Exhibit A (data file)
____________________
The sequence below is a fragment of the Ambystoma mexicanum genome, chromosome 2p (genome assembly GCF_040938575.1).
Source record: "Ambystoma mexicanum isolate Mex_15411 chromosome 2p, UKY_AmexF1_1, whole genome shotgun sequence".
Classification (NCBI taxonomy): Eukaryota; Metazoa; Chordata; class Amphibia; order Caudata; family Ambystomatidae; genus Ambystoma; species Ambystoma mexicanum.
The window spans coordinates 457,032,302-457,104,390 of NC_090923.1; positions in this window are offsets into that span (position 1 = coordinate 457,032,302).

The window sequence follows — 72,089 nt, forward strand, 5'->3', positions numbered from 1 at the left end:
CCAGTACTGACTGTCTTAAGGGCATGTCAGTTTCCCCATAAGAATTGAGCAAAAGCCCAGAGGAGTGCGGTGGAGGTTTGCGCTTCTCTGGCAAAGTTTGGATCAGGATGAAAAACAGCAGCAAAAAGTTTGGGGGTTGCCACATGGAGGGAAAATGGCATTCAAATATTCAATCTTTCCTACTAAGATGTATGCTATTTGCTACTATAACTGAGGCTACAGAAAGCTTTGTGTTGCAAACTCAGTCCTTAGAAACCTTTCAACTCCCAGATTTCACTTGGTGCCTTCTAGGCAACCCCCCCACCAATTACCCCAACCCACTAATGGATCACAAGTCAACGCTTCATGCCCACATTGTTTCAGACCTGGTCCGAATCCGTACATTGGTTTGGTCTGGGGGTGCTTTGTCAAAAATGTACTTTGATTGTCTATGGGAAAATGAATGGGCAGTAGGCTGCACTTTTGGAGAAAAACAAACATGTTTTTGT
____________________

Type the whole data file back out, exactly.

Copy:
The sequence below is a fragment of the Ambystoma mexicanum genome, chromosome 2p (genome assembly GCF_040938575.1).
Source record: "Ambystoma mexicanum isolate Mex_15411 chromosome 2p, UKY_AmexF1_1, whole genome shotgun sequence".
Classification (NCBI taxonomy): Eukaryota; Metazoa; Chordata; class Amphibia; order Caudata; family Ambystomatidae; genus Ambystoma; species Ambystoma mexicanum.
The window spans coordinates 457,032,302-457,104,390 of NC_090923.1; positions in this window are offsets into that span (position 1 = coordinate 457,032,302).

The window sequence follows — 72,089 nt, forward strand, 5'->3', positions numbered from 1 at the left end:
CCAGTACTGACTGTCTTAAGGGCATGTCAGTTTCCCCATAAGAATTGAGCAAAAGCCCAGAGGAGTGCGGTGGAGGTTTGCGCTTCTCTGGCAAAGTTTGGATCAGGATGAAAAACAGCAGCAAAAAGTTTGGGGGTTGCCACATGGAGGGAAAATGGCATTCAAATATTCAATCTTTCCTACTAAGATGTATGCTATTTGCTACTATAACTGAGGCTACAGAAAGCTTTGTGTTGCAAACTCAGTCCTTAGAAACCTTTCAACTCCCAGATTTCACTTGGTGCCTTCTAGGCAACCCCCCCACCAATTACCCCAACCCACTAATGGATCACAAGTCAACGCTTCATGCCCACATTGTTTCAGACCTGGTCCGAATCCGTACATTGGTTTGGTCTGGGGGTGCTTTGTCAAAAATGTACTTTGATTGTCTATGGGAAAATGAATGGGCAGTAGGCTGCACTTTTGGAGAAAAACAAACATGTTTTTGT